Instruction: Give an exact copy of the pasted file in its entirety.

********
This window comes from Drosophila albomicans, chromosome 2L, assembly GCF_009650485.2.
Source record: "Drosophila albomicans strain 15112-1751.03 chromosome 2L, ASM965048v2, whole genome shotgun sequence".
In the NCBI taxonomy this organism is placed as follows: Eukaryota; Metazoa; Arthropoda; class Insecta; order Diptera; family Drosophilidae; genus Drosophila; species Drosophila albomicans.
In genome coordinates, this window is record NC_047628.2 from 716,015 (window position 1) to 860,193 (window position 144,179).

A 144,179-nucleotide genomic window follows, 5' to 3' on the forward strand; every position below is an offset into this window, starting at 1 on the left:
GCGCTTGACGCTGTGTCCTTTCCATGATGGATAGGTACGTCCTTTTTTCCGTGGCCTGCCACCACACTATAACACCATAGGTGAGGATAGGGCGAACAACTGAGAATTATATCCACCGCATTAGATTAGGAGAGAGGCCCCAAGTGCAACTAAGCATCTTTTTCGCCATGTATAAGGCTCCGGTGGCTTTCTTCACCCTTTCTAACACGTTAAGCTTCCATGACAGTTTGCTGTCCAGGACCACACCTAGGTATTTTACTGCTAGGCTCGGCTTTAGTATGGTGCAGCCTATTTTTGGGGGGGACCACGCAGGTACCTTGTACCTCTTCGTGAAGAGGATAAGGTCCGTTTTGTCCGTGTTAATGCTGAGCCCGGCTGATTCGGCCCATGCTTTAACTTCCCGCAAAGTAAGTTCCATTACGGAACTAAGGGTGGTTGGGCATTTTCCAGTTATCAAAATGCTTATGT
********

This window comes from Drosophila albomicans, chromosome 2L, assembly GCF_009650485.2.
Source record: "Drosophila albomicans strain 15112-1751.03 chromosome 2L, ASM965048v2, whole genome shotgun sequence".
In the NCBI taxonomy this organism is placed as follows: Eukaryota; Metazoa; Arthropoda; class Insecta; order Diptera; family Drosophilidae; genus Drosophila; species Drosophila albomicans.
In genome coordinates, this window is record NC_047628.2 from 716,015 (window position 1) to 860,193 (window position 144,179).

A 144,179-nucleotide genomic window follows, 5' to 3' on the forward strand; every position below is an offset into this window, starting at 1 on the left:
GCGCTTGACGCTGTGTCCTTTCCATGATGGATAGGTACGTCCTTTTTTCCGTGGCCTGCCACCACACTATAACACCATAGGTGAGGATAGGGCGAACAACTGAGAATTATATCCACCGCATTAGATTAGGAGAGAGGCCCCAAGTGCAACTAAGCATCTTTTTCGCCATGTATAAGGCTCCGGTGGCTTTCTTCACCCTTTCTAACACGTTAAGCTTCCATGACAGTTTGCTGTCCAGGACCACACCTAGGTATTTTACTGCTAGGCTCGGCTTTAGTATGGTGCAGCCTATTTTTGGGGGGGACCACGCAGGTACCTTGTACCTCTTCGTGAAGAGGATAAGGTCCGTTTTGTCCGTGTTAATGCTGAGCCCGGCTGATTCGGCCCATGCTTTAACTTCCCGCAAAGTAAGTTCCATTACGGAACTAAGGGTGGTTGGGCATTTTCCAGTTATCAAAATGCTTATGT